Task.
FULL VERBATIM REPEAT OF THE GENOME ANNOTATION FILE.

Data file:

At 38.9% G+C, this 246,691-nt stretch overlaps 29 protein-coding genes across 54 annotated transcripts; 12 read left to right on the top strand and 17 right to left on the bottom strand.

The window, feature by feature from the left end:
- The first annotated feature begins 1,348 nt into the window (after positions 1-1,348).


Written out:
At 38.9% G+C, this 246,691-nt stretch overlaps 29 protein-coding genes across 54 annotated transcripts; 12 read left to right on the top strand and 17 right to left on the bottom strand.

The window, feature by feature from the left end:
- The first annotated feature begins 1,348 nt into the window (after positions 1-1,348).